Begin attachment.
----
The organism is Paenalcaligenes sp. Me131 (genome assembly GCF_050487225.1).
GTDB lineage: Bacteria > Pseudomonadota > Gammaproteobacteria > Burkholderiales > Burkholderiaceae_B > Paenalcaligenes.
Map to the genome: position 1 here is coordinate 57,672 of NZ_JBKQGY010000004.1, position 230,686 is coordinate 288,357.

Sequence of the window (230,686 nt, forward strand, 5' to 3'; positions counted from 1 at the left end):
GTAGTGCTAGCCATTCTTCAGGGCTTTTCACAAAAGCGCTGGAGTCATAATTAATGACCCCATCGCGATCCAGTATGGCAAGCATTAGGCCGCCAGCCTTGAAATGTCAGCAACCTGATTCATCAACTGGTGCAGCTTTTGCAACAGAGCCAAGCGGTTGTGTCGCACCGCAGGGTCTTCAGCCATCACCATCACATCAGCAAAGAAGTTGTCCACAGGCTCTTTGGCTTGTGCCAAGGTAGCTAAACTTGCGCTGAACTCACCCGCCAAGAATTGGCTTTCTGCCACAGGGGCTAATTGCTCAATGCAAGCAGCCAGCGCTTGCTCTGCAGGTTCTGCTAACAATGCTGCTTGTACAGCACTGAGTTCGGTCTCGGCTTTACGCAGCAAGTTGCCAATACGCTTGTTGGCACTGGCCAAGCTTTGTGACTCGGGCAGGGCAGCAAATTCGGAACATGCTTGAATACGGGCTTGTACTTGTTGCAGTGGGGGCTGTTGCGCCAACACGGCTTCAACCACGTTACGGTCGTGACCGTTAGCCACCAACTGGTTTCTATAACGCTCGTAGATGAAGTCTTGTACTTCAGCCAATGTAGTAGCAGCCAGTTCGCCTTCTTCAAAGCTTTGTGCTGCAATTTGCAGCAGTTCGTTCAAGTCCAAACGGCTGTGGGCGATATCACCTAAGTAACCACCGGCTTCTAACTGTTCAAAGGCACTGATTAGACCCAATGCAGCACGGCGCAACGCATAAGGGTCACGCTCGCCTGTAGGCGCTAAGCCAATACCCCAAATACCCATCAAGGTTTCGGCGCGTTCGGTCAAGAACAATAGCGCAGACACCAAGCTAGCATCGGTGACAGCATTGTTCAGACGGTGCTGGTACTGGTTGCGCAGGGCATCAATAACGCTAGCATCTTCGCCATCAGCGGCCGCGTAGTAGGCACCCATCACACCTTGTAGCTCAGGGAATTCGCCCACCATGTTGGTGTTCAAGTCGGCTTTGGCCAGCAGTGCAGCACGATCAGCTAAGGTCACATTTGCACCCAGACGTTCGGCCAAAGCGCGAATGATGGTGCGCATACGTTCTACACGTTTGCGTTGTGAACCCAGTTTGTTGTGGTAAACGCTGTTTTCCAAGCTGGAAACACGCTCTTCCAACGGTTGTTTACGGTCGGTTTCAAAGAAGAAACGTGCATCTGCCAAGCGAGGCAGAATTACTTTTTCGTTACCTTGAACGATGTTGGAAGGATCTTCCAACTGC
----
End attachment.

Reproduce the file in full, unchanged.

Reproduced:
The organism is Paenalcaligenes sp. Me131 (genome assembly GCF_050487225.1).
GTDB lineage: Bacteria > Pseudomonadota > Gammaproteobacteria > Burkholderiales > Burkholderiaceae_B > Paenalcaligenes.
Map to the genome: position 1 here is coordinate 57,672 of NZ_JBKQGY010000004.1, position 230,686 is coordinate 288,357.

Sequence of the window (230,686 nt, forward strand, 5' to 3'; positions counted from 1 at the left end):
GTAGTGCTAGCCATTCTTCAGGGCTTTTCACAAAAGCGCTGGAGTCATAATTAATGACCCCATCGCGATCCAGTATGGCAAGCATTAGGCCGCCAGCCTTGAAATGTCAGCAACCTGATTCATCAACTGGTGCAGCTTTTGCAACAGAGCCAAGCGGTTGTGTCGCACCGCAGGGTCTTCAGCCATCACCATCACATCAGCAAAGAAGTTGTCCACAGGCTCTTTGGCTTGTGCCAAGGTAGCTAAACTTGCGCTGAACTCACCCGCCAAGAATTGGCTTTCTGCCACAGGGGCTAATTGCTCAATGCAAGCAGCCAGCGCTTGCTCTGCAGGTTCTGCTAACAATGCTGCTTGTACAGCACTGAGTTCGGTCTCGGCTTTACGCAGCAAGTTGCCAATACGCTTGTTGGCACTGGCCAAGCTTTGTGACTCGGGCAGGGCAGCAAATTCGGAACATGCTTGAATACGGGCTTGTACTTGTTGCAGTGGGGGCTGTTGCGCCAACACGGCTTCAACCACGTTACGGTCGTGACCGTTAGCCACCAACTGGTTTCTATAACGCTCGTAGATGAAGTCTTGTACTTCAGCCAATGTAGTAGCAGCCAGTTCGCCTTCTTCAAAGCTTTGTGCTGCAATTTGCAGCAGTTCGTTCAAGTCCAAACGGCTGTGGGCGATATCACCTAAGTAACCACCGGCTTCTAACTGTTCAAAGGCACTGATTAGACCCAATGCAGCACGGCGCAACGCATAAGGGTCACGCTCGCCTGTAGGCGCTAAGCCAATACCCCAAATACCCATCAAGGTTTCGGCGCGTTCGGTCAAGAACAATAGCGCAGACACCAAGCTAGCATCGGTGACAGCATTGTTCAGACGGTGCTGGTACTGGTTGCGCAGGGCATCAATAACGCTAGCATCTTCGCCATCAGCGGCCGCGTAGTAGGCACCCATCACACCTTGTAGCTCAGGGAATTCGCCCACCATGTTGGTGTTCAAGTCGGCTTTGGCCAGCAGTGCAGCACGATCAGCTAAGGTCACATTTGCACCCAGACGTTCGGCCAAAGCGCGAATGATGGTGCGCATACGTTCTACACGTTTGCGTTGTGAACCCAGTTTGTTGTGGTAAACGCTGTTTTCCAAGCTGGAAACACGCTCTTCCAACGGTTGTTTACGGTCGGTTTCAAAGAAGAAACGTGCATCTGCCAAGCGAGGCAGAATTACTTTTTCGTTACCTTGAACGATGTTGGAAGGATCTTCCAACTGC